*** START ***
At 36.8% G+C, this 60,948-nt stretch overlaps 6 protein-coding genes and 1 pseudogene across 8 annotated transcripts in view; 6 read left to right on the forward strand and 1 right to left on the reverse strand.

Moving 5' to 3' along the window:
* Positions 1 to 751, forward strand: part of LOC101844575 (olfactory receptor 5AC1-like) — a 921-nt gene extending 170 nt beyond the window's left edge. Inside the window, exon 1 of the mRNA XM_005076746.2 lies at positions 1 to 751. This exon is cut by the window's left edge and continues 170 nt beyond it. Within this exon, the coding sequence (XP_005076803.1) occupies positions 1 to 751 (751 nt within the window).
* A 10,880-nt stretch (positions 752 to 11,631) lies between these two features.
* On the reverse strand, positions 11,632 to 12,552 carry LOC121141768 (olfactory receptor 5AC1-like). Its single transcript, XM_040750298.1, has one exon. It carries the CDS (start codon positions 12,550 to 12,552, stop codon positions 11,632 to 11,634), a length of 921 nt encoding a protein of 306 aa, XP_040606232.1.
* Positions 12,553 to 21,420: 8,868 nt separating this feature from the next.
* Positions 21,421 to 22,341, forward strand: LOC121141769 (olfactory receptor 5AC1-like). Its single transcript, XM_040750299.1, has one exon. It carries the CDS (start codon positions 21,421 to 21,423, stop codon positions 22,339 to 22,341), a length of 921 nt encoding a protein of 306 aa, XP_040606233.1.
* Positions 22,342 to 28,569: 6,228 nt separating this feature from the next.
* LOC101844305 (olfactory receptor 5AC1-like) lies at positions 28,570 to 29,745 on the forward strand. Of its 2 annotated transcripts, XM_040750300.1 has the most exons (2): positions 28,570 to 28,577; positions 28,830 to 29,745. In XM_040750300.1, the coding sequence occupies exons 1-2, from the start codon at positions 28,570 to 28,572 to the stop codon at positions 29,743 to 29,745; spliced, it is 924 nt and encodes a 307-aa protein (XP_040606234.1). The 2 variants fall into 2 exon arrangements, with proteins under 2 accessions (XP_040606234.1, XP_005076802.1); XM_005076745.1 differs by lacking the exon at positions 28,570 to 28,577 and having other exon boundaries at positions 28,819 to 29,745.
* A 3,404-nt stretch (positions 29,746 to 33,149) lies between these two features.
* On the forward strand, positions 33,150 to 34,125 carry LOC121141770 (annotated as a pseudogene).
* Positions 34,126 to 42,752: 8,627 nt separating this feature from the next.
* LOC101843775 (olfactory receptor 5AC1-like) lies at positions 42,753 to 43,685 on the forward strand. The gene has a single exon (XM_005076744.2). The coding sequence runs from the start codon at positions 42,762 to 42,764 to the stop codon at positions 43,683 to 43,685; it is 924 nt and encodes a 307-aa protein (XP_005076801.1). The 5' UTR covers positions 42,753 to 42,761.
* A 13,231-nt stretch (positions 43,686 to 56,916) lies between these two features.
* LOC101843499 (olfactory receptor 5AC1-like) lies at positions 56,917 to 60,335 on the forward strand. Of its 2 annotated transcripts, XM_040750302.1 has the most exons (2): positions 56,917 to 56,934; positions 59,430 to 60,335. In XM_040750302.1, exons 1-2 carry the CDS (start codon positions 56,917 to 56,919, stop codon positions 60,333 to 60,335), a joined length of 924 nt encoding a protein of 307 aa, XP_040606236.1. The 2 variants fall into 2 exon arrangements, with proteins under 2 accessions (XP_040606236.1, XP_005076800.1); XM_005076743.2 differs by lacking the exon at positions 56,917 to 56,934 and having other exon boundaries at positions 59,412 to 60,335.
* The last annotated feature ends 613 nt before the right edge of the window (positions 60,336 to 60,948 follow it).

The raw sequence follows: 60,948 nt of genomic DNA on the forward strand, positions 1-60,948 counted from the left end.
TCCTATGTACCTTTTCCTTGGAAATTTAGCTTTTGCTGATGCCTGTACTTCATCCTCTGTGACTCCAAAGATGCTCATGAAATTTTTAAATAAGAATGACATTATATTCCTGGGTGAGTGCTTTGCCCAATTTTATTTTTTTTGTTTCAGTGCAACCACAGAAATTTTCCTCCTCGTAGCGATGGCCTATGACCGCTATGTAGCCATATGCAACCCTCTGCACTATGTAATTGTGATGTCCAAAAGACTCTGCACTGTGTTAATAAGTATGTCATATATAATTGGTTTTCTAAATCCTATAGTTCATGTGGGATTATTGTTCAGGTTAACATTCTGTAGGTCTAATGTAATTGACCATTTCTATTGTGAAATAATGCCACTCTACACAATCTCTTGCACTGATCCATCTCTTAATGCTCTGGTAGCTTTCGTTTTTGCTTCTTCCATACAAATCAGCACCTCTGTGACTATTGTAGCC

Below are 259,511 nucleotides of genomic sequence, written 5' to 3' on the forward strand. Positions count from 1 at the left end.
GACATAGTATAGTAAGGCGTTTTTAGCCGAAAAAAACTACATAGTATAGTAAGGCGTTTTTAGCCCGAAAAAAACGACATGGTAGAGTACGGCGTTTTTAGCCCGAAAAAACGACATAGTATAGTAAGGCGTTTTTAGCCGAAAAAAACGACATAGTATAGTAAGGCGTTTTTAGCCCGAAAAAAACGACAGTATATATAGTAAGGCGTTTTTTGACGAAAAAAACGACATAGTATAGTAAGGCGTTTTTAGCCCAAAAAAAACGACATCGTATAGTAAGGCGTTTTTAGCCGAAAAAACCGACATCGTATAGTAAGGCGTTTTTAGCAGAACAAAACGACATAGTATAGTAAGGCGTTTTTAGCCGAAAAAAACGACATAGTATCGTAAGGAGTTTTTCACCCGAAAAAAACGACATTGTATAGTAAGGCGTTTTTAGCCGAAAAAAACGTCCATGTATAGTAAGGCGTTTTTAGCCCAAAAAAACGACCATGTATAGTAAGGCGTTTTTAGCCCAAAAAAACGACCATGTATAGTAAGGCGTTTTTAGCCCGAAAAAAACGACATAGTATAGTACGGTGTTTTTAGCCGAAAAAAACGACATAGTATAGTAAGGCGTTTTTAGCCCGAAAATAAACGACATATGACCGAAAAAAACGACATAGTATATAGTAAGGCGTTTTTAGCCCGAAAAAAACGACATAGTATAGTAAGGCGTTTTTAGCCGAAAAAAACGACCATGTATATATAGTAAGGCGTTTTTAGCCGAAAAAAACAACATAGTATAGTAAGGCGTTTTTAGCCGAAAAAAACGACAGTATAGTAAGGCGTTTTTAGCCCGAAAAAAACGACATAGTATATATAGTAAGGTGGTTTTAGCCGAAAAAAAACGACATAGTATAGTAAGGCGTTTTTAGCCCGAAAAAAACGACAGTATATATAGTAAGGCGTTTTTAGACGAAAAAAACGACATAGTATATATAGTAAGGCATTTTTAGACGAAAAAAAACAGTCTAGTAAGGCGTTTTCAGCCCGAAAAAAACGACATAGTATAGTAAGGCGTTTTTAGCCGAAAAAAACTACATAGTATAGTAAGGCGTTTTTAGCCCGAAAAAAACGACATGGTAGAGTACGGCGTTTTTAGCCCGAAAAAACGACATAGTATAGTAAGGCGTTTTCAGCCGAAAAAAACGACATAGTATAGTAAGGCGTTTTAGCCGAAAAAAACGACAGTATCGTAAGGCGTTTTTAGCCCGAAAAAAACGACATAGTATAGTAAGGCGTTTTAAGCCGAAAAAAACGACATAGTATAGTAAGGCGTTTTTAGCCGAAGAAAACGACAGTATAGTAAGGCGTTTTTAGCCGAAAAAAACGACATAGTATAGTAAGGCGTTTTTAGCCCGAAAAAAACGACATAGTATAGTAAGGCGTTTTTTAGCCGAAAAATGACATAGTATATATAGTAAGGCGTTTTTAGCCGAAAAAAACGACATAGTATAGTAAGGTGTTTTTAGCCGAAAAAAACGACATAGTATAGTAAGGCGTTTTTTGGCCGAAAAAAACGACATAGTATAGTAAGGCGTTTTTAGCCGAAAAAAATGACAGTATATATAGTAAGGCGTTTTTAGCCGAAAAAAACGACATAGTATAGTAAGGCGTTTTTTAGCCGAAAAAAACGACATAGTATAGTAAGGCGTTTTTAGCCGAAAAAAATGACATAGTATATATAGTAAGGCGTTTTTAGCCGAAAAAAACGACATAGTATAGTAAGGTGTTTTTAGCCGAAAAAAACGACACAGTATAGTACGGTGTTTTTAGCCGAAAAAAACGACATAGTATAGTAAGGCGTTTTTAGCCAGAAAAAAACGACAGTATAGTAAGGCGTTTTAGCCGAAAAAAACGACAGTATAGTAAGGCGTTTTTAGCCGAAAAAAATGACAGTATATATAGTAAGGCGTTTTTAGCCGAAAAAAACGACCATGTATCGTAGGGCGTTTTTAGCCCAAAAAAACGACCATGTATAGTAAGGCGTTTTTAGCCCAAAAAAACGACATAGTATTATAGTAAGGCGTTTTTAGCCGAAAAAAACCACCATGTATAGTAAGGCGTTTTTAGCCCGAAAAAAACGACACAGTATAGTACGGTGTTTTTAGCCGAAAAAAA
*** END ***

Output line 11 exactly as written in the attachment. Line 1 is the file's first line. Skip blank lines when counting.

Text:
* On the forward strand, positions 33,150 to 34,125 carry LOC121141770 (annotated as a pseudogene).